Course Title: Antisocial Personality Disorder
Release date: July, 2020
Expiration date: July, 2022
Estimated time to complete activity: 1.5 hours
Hardware / Software Requirements: Compatible with Internet Explorer 6 and up, Mozilla Firefox 3 and up, Safari 4.0, and Google Chrome 10 and up.
If you have any questions, please contact MER at (800)-421-3756, http://www.cmepartner.org/contact
This activity is jointly provided by Medical Education Resources and Symptom Media.
Nurses, general practice physicians, psychiatrists, psychologists, social workers and marriage and family therapists, substance abuse counselors, allied health professionals, and students and trainees of these disciplines.
Underlying Need for this Course
The purpose of this course is to to assist nurses, doctors, and allied health professionals in understanding the definition and diagnostic criteria, etiology, epidemiology, pharmacological and non-pharmacologic treatments, duration of symptoms, and complications associated with antisocial personality disorder.
- Personality disorders, particularly Cluster B personality disorders including antisocial, borderline, narcissistic and histrionic personality disorders are among the most common, challenging to manage, yet least identified and well treated of psychiatric disorders.
- Individuals with antisocial personality personality disorder as well as other cluster b personality disorders tend to be high utilizers of the health care system, therefore health care professionals are likely to see these patients.
- Cluster B personality disorders frequently co-occur with each other and other psychiatric disorders which elevates the risk of harm to self and others. Therefore there is a need for allied health professionals to be able to distinguish between these disorders, as well as identify other risk factors.
- These disorders, particularly antisocial personality disorder, are highly stigmatized by health care providers, leading to treatment that differs from that of the general population.
- Some limited evidence-based and other treatments exist to ameliorate co-morbid symptoms of Cluster B personality disorders, particularly antisocial personality disorder.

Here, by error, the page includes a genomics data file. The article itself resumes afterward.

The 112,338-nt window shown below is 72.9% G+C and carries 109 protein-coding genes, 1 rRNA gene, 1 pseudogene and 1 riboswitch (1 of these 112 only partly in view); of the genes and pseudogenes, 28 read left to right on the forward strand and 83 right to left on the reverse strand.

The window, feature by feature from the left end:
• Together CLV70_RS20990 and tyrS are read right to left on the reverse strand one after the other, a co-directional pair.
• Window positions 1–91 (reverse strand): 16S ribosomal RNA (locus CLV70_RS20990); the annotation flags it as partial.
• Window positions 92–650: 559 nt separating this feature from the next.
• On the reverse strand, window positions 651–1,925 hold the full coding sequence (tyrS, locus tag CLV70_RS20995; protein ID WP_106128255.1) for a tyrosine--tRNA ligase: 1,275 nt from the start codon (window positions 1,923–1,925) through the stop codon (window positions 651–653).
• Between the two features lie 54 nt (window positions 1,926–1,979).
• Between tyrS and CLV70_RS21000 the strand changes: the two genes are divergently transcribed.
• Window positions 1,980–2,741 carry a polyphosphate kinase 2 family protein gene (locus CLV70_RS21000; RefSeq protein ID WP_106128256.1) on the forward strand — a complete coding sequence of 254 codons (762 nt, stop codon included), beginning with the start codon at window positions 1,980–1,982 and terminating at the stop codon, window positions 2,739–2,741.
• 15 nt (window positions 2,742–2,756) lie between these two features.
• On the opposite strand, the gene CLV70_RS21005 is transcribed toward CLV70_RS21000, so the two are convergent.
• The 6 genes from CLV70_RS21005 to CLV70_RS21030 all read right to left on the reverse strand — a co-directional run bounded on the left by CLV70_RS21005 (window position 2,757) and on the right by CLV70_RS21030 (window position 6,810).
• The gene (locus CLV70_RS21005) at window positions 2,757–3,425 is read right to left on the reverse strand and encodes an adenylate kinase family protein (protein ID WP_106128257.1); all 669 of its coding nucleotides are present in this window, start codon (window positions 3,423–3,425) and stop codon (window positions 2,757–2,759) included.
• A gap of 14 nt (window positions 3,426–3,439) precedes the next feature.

Personality disorders are argued to be of the most common yet least identified and well-treated psychiatric disorders. Nurses, physicians and other allied health professional are in an ideal position within the health care system to address deficiencies in treatment outcomes for personality disorders (Woods, 2002).
According to the Diagnostic and Statistical Manuel, borderline, narcissistic, antisocial and histrionic personality disorders are cluster B personality disorders, and frequently co-occur (APA, 2013). Notably, when they do co-occur, the risk for violence and suicide may be elevated. Antisocial personality disorder in particular carried an elevated risk for violence. Moreover, individuals with cluster b personality disorders tend to utilize health care resources more than the general population (Nestadt, et al, 1990). Furthermore, studies have shown that mental health nurses hold among the poorest views of those with these disorders, due to challenging behaviors. Consequently, they may stigmatize and treat these individuals differently than people with other mental health diagnoses (Dickens, et al, 2016).
Therefore, there is a need to address these gaps in professionalism, knowledge and skill in recognizing and differentiating between the cluster b personality disorders. Improving clinical assessment skills of cluster b personality disorders is a necessary step towards improving treatment and outcomes for people suffering from these psychiatric disorders.
- Clinicians need KNOWLEDGE on the signs, symptoms, common behaviors as well as etiology, epidemiology, the course of disease, diagnosis and treatments of antisocial personality disorder.
- Clinicians need to be COMPETENT in recognizing the symptoms of antisocial personality disorder and those that may place the patient at risk of harming themselves or others.
- Clinicians need to PERFORM in being able to identify antisocial personality disorder and behaviors and psychiatric co-morbidities that elevate the risk for harm to self or others.
- Clinicians will improve their knowledge of the clinical presentation of the symptoms, and their knowledge of the causes, diagnostic criteria, risks for poor outcomes and treatments for antisocial personality disorder and general personality disorder.
- Clinicians will feel more competent in recognizing symptoms of antisocial personality disorder.
- Clinicians will feel more prepared to perform a differential diagnosis to rule out other possible causes or psychiatric co-morbidities of antisocial personality disorder and consider possible treatments for clinically presenting symptoms.
By the end of this course learners will be able to:
- Define the criteria for a general personality disorder
- Define antisocial personality disorder (ASPD) and its diagnostic criteria
- Describe the signs, symptoms and common behaviors of ASPD
- Discuss possible causes of ASPD
- Identify behaviors that are a risk for harming the self or others
- Discuss evidence-based and/or other treatments that may be helpful for ASPD.
Meet your instructor: Aaron Miller, MS, RN, PMHNP-BC is an ANCC Board Certified Family Psychiatric Mental Health Nurse Practitioner with over 11 years of experience working as an Advanced Practice Registered Nurse with individuals with serious mental illness including personality disorders. Aaron has a master’s degree in science, currently works as a faculty member in a Psychiatric Mental Health Nurse Practitioner Master’s program in San Francisco, CA, and maintains a clinical practice in Oakland and Santa Rosa, CA with individuals with severe and chronic mental illness.
The course includes material designed to assist nurses, doctors, and allied health professionals in understanding the definition and diagnostic criteria, etiology, epidemiology, pharmacological and non-pharmacologic treatments, duration of symptoms, and complications associated with antisocial personality disorder.